Valerian, or Valeriana officinalis, is a perennial herb that is native to Asia and Europe and is useful in the treatment of insomnia. The applicable portion of this herb is the root, which contains up to 150 active compounds, including valepotriates, volatile oils, and valerenic acid. The mechanism of action of these compounds may include potentiation and inhibition of GABA-A and Adenosine A receptors.8 The common dose is 200-600 mg/day. There have been many studies looking at the efficacy of valerian for sleep, including a meta-analysis of 1,093 patients. A newer study conducted in 2002 compared 600 mg/day of valerian root extract versus 10 mg/day of oxazepam among 202 participants, ages 18-73; this six-week study found that both agents showed similar efficacy.9
L-tryptophan is an essential alpha amino acid which is present in concentrations of 1-2% in plant and animal proteins, and can help combat insomnia. In the body, it follows a conversion pathway to 5-HTP, then to serotonin, and eventually melatonin. Tryptophan can also cross the blood brain barrier and cause sedative effects.8 The common dose is 2-5 g/day. Limited studies show improvement in total sleep time and decreased sleep latency; one study looked at 17 participants taking 2 g of tryptophan per day with this result.9 Tryptophan can exacerbate eosinophilia, as well as kidney or liver dysfunction, so it should be used in caution with certain patient populations.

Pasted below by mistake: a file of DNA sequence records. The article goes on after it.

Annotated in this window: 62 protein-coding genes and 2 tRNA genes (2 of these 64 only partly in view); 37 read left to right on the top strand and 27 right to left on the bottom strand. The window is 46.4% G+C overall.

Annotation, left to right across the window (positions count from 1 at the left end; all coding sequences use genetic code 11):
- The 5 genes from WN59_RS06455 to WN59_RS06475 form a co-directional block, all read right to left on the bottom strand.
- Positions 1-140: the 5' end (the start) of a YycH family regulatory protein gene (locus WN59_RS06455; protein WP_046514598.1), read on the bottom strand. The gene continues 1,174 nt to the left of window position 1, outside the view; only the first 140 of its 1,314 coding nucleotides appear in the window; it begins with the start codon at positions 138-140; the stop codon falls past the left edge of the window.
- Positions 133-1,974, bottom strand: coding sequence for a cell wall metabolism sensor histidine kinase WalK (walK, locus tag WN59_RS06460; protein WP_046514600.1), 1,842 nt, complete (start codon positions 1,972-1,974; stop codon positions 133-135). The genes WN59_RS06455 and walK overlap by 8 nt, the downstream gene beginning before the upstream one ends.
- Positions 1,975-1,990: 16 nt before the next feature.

Melatonin is the most widely studied supplements for use in insomnia. It is a hormone that is produced in the pineal gland, and is also the end-product of the biosynthetic pathway mentioned above. The suprachiasmatic nucleus in the hypothalamus controls melatonin production and, thus, our circadian rhythm. Production of melatonin naturally increases with decreasing light, and production decreases with age. Numerous studies have been conducted on the efficacy of melatonin on sleep – one conducted in 2010 included 791 participants, ages 18-80 years, with primary insomnia. These patients took 2 mg/day of melatonin, and it was shown that they had a significant decrease in sleep latency over an eight-month period.8 Interestingly, it has also been shown that very low doses of melatonin (.1-1 mg/day) are strong enough to cause a decrease in symptoms of insomnia. This relates to the fact that our body’s physiologic production of melatonin is actually only 2-200 pg/ml; .1-1 mg/day of melatonin gives the patient a physiologic equivalent of melatonin. With higher doses, concentrations of melatonin can reach 3-60 times their normal physiologic peak, which can contribute to sleepiness, hyperprolactinemia, hypothermia, and cognitive impairment.11